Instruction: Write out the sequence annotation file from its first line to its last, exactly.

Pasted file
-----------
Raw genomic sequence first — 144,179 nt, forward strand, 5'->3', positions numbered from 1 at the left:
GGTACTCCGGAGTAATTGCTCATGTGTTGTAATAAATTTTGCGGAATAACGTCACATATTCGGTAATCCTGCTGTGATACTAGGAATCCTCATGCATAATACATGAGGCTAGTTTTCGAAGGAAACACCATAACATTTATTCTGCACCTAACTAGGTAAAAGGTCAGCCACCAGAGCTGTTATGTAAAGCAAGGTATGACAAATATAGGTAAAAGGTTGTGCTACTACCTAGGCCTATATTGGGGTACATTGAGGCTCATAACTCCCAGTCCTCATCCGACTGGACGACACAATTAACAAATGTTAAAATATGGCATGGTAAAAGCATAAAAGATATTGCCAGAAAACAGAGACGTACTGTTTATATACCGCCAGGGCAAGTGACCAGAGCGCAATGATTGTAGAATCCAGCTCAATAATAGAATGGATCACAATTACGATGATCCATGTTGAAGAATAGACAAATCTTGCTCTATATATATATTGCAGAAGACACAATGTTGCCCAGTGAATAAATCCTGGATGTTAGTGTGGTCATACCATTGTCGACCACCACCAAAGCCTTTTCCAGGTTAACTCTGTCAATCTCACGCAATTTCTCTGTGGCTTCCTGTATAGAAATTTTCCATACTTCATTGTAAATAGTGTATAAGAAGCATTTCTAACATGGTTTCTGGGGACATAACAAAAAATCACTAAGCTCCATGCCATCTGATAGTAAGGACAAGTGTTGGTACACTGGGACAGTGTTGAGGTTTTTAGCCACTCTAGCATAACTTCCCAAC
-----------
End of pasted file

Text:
Raw genomic sequence first — 144,179 nt, forward strand, 5'->3', positions numbered from 1 at the left:
GGTACTCCGGAGTAATTGCTCATGTGTTGTAATAAATTTTGCGGAATAACGTCACATATTCGGTAATCCTGCTGTGATACTAGGAATCCTCATGCATAATACATGAGGCTAGTTTTCGAAGGAAACACCATAACATTTATTCTGCACCTAACTAGGTAAAAGGTCAGCCACCAGAGCTGTTATGTAAAGCAAGGTATGACAAATATAGGTAAAAGGTTGTGCTACTACCTAGGCCTATATTGGGGTACATTGAGGCTCATAACTCCCAGTCCTCATCCGACTGGACGACACAATTAACAAATGTTAAAATATGGCATGGTAAAAGCATAAAAGATATTGCCAGAAAACAGAGACGTACTGTTTATATACCGCCAGGGCAAGTGACCAGAGCGCAATGATTGTAGAATCCAGCTCAATAATAGAATGGATCACAATTACGATGATCCATGTTGAAGAATAGACAAATCTTGCTCTATATATATATTGCAGAAGACACAATGTTGCCCAGTGAATAAATCCTGGATGTTAGTGTGGTCATACCATTGTCGACCACCACCAAAGCCTTTTCCAGGTTAACTCTGTCAATCTCACGCAATTTCTCTGTGGCTTCCTGTATAGAAATTTTCCATACTTCATTGTAAATAGTGTATAAGAAGCATTTCTAACATGGTTTCTGGGGACATAACAAAAAATCACTAAGCTCCATGCCATCTGATAGTAAGGACAAGTGTTGGTACACTGGGACAGTGTTGAGGTTTTTAGCCACTCTAGCATAACTTCCCAAC